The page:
Journalism featuring art

This is what the future looks like...

“Journalists are artists”, Mark Deuze kicks off. The professor of Media Studies is at home in all disciplines that pass by this evening. “They want to be autonomous, tell their own story and also determine how they do it. They don't care what anyone thinks about the story, but it has to be told”, Deuze outlines the background of journalism.

The storytelling techniques are old fashioned. But the traditional journalistic values of objectivity, ethics and providing a service to the public cause are still alive and kicking. Yet Deuze understands why it is difficult to innovate: "Journalists must report the news 24 hours a day and at the same time we expect them to change radically.”



Bombardment of ideas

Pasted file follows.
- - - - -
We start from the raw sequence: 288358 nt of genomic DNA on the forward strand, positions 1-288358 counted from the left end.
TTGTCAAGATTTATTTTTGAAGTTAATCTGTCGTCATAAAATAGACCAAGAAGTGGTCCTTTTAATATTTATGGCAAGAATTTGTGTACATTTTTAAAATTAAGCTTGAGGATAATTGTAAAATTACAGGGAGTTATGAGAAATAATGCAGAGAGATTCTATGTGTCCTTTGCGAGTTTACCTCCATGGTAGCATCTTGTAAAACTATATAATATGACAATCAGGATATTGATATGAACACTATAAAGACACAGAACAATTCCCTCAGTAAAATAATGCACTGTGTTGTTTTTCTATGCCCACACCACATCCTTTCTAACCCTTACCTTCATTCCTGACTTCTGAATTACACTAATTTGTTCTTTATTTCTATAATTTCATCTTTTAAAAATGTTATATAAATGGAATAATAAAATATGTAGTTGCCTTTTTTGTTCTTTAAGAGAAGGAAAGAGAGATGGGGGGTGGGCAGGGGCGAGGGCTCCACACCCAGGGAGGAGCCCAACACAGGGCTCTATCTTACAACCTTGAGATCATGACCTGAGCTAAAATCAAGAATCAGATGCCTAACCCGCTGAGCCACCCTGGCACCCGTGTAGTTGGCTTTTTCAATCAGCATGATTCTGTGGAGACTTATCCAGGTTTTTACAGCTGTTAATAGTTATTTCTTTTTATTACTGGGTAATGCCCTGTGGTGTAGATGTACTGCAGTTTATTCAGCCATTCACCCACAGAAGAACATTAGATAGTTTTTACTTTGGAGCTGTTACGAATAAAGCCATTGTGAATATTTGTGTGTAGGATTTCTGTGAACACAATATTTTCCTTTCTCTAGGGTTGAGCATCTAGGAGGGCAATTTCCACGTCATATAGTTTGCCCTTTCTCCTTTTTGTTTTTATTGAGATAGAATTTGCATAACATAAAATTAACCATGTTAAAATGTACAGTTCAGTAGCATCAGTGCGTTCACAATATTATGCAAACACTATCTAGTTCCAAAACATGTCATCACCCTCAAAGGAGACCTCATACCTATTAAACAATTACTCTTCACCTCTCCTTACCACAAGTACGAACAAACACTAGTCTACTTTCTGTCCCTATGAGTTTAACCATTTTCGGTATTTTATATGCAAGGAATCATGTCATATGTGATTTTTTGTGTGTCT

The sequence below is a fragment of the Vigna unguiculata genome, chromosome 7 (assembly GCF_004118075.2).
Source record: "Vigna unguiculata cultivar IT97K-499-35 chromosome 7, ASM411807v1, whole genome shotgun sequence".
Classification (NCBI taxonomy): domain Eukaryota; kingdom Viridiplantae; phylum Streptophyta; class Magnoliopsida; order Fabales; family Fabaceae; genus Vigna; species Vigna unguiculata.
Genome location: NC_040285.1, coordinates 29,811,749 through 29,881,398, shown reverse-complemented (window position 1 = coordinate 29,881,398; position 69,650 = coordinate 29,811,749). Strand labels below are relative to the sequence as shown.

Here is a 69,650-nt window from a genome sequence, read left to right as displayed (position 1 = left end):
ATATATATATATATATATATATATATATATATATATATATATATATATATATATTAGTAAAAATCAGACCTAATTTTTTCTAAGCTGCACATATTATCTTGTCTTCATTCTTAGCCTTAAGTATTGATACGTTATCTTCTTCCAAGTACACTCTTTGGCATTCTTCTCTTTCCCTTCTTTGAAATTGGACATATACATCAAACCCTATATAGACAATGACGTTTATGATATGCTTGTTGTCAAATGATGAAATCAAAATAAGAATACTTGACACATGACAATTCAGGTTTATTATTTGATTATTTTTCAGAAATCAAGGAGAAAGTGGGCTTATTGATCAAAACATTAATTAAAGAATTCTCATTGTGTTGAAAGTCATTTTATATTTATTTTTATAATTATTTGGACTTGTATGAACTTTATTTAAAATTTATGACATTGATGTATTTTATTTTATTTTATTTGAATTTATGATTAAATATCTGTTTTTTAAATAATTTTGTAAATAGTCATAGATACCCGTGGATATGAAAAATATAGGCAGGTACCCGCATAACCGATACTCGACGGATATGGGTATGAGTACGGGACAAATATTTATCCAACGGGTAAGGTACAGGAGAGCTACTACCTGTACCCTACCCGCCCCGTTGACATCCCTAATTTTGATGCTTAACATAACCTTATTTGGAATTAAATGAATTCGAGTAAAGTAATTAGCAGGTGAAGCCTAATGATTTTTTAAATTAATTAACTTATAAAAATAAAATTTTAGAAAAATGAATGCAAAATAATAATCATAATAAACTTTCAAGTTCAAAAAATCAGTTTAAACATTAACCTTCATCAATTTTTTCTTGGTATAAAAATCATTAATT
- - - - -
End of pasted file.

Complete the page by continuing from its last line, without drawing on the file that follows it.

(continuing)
"Normally editors-in-chief say", the moderator IJsbrand van Veelen puts a heavy voice on, “Here’s what we’re planning to do. But we think it would be nice to bombard them with innovations.” It will be a bombardment of fresh ideas from the world of art, science and technology. The brand new editor in chiefs of De Volkskrant, NRC and head digital of FD take place on stage to respond after each presentation on this first edition of 'DIT WORDT HET NIEUWS'.



Independence as pride and joy

The first presentation is by Sigrid Gulix from Apache. The Flemish investigative journalistic website finds itself regularly with a court case on its hand after the publication of a critical article. Even though they win every case, it costs a lot of money and time. "Our own insurer is even threatening to withdraw."

The Apache subscribers are co-owners of the site and vote about the direction of the organisation. In addition, they work without advertisers: “You will never find advertisements for companies on our site. Only that way our journalists can write what they want. We write what newspapers cannot write, what politicians do not want to read and what everyone should know.”

Lara Ankersmit, head of digital at FD, finds mutual mistrust undesirable. “Journalists should not say: I am independent, but you are not because you employ advertising. We are not influenced by advertisers."